Will communication increase on the IT Centralization moving forward?”
An IT Centralization Project Team guides the DTI’s transformation under IT Centralization. It includes a DTI Organizational Change Management (OCM) component. The ITC and OCM teams will continue to do the following:
Will I have an opportunity to participate and provide feedback on the IT Centralization?
Yes. Refer any questions you are unable to answer or any concerns to the project mailbox, DTI_IT_Centralization@delaware.gov.
What services will be offered by DTI post-centralization?
We are working with Excipio to draft a new shared services catalog and chargeback model. More information will be available in September.
Explain what is meant by Shared Service and Chargeback Model.
Shared Services Definition:
A shared service is a collaborative strategy in which a subset of existing business functions are concentrated into a new, semi-autonomous business unit that has a management structure designed to promote efficiency, value generation, cost savings and improved service for internal customers of the parent organization, like a business competing in the open market” (Bergeron, 2003).
Delaware’s IT shared service model consists of the following:
The chargeback model consists of the following:
What is a “brokered service”? How does it apply to IT Centralization?
A “brokered service” is one that is contracted for and managed by DTI on behalf of all, usually identified by the enterprise as a service that is applicable and desirable to multiple agencies across the enterprise. For Delaware to achieve economies of scale in contracting for such services, a single contract, negotiated, monitored, and managed by DTI on behalf of all, is desirable. As an example, DTI anticipates brokering services such as Device-as-a-Service that will help Delaware achieve more efficient, equitable use of resources to provide state-of-the-art desktop computing equipment and peripherals in a more cost-effective and timely manner, through contracting with a reliable, experienced outside partner vendor.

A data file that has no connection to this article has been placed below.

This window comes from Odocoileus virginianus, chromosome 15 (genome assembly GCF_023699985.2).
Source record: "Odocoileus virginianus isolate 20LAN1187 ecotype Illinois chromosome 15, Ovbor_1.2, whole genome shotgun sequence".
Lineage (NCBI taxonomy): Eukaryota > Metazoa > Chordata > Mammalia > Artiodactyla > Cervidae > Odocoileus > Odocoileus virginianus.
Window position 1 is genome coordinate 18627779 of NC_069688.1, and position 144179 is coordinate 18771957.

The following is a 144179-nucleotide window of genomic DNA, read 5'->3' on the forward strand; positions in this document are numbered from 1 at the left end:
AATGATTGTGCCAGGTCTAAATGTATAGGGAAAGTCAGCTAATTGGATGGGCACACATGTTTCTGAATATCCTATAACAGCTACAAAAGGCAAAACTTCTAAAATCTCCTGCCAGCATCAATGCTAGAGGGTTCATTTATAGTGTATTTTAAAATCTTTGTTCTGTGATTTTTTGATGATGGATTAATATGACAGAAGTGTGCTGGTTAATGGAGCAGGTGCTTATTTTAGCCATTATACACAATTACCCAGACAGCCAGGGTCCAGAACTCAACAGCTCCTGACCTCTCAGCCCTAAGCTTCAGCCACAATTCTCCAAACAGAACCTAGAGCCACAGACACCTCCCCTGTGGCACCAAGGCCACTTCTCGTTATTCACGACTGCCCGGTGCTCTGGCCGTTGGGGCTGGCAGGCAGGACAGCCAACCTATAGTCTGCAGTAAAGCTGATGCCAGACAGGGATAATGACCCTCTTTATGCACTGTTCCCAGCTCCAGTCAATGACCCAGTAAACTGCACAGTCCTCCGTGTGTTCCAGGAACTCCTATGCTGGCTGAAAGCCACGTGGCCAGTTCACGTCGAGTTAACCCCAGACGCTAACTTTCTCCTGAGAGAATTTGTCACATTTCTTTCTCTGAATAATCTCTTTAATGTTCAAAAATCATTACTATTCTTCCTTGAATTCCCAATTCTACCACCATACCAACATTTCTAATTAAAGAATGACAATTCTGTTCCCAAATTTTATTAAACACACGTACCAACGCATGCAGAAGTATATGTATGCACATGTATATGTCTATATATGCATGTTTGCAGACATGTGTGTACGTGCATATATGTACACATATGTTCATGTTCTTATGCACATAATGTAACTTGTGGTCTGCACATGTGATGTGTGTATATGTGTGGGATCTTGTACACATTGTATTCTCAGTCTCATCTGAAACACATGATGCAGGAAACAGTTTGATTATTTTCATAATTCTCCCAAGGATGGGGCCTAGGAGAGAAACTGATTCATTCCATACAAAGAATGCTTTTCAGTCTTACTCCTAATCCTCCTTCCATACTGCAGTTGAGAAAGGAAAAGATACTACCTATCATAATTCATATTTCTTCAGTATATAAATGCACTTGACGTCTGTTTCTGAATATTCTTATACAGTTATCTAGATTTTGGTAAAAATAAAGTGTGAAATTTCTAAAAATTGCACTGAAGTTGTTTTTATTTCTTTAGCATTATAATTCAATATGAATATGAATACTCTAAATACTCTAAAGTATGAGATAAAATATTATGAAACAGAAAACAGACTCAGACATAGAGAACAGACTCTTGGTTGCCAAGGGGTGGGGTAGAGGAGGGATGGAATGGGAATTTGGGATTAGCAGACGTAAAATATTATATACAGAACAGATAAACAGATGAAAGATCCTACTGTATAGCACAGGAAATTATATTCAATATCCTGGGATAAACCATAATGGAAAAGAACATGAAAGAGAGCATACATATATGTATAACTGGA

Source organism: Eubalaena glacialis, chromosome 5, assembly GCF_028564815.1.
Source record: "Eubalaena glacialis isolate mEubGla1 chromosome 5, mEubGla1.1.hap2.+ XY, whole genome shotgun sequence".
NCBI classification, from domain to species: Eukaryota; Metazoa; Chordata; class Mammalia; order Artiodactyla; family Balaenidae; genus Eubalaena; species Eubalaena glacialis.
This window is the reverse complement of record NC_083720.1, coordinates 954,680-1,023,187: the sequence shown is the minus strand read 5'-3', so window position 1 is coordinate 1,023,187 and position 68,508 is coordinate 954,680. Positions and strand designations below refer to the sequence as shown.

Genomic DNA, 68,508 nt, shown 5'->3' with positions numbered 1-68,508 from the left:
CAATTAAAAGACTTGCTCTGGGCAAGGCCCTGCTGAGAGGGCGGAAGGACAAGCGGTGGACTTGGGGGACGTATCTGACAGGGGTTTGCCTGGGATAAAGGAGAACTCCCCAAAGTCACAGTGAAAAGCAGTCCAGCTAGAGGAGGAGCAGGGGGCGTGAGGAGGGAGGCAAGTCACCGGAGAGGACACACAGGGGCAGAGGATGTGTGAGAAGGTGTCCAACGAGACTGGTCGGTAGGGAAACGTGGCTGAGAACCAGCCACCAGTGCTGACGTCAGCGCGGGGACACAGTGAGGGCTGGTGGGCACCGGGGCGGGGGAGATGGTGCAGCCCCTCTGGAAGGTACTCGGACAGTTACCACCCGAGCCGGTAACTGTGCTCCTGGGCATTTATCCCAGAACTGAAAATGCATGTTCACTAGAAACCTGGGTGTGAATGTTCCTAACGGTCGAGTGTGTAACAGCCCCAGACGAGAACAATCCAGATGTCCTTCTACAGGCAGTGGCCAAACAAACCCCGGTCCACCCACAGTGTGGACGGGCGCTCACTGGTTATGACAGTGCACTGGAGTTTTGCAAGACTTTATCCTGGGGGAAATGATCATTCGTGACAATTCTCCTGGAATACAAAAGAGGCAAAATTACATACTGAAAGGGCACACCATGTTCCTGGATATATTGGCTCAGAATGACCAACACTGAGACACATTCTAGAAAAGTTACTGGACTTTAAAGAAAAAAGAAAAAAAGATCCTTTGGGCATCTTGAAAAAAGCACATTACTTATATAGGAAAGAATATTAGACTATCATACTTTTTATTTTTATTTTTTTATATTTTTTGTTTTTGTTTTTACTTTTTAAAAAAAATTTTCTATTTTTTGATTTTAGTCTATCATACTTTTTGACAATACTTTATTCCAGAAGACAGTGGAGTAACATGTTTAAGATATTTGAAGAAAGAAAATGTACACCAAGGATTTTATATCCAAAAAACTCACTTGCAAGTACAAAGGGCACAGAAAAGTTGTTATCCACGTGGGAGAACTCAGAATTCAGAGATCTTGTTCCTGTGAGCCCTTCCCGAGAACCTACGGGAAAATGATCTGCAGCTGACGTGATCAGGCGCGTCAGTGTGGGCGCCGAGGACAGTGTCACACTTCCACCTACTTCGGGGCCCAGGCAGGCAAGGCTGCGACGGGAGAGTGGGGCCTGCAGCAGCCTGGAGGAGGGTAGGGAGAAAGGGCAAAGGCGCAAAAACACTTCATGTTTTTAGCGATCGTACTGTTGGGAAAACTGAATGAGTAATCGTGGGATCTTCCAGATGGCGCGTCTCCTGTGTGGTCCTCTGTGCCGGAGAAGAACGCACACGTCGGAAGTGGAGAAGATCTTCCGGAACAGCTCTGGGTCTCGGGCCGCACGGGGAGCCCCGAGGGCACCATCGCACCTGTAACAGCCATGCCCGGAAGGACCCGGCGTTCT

What benefit does X-as-a-shared-service offerings provide to DTI? State agencies?
Selected benefits include:
Will the new shared services model change how the State provides Data Center and Mainframe services?
The State of Delaware IT is shifting from a capital expenditure basis, in which the state owns equipment and refreshes it periodically, to an operating expense basis (brokered “X-as-a-Service” offerings). This paradigm shift will affect all kinds of IT services and assets eventually. The State anticipates a gradual move to “Data Center-as-a-Service” and, possibly, “Mainframe-as-a-Service”, as equipment is lifecycled and/or as other needs and opportunities arise. Agencies’ future data center and mainframe needs would be fulfilled through brokered vendor agreements, allowing greater flexibility to scale services to meet ever- and rapidly-changing needs.
Is a Data Warehouse part of the modernization strategy?
DTI would potentially serve as the steward for, or broker, data warehouses in partnership with State agencies.
Is there a process behind keeping the chargeback model and the service catalog current/updated? When a rate changes, how does that work its way into the chargeback model?
The new Technology Investment Council (TIC) will own the decision to add new services and to set and adjust costs. The TIC has representation from OMB, Controller General, agency leadership; subcommittees (e.g., finance group) report to quarterly TIC and TIC decisions will be rolled into budget process. The committee will base decisions on application costs trajectory to capture chargeback per application in addition to other technology related expenses.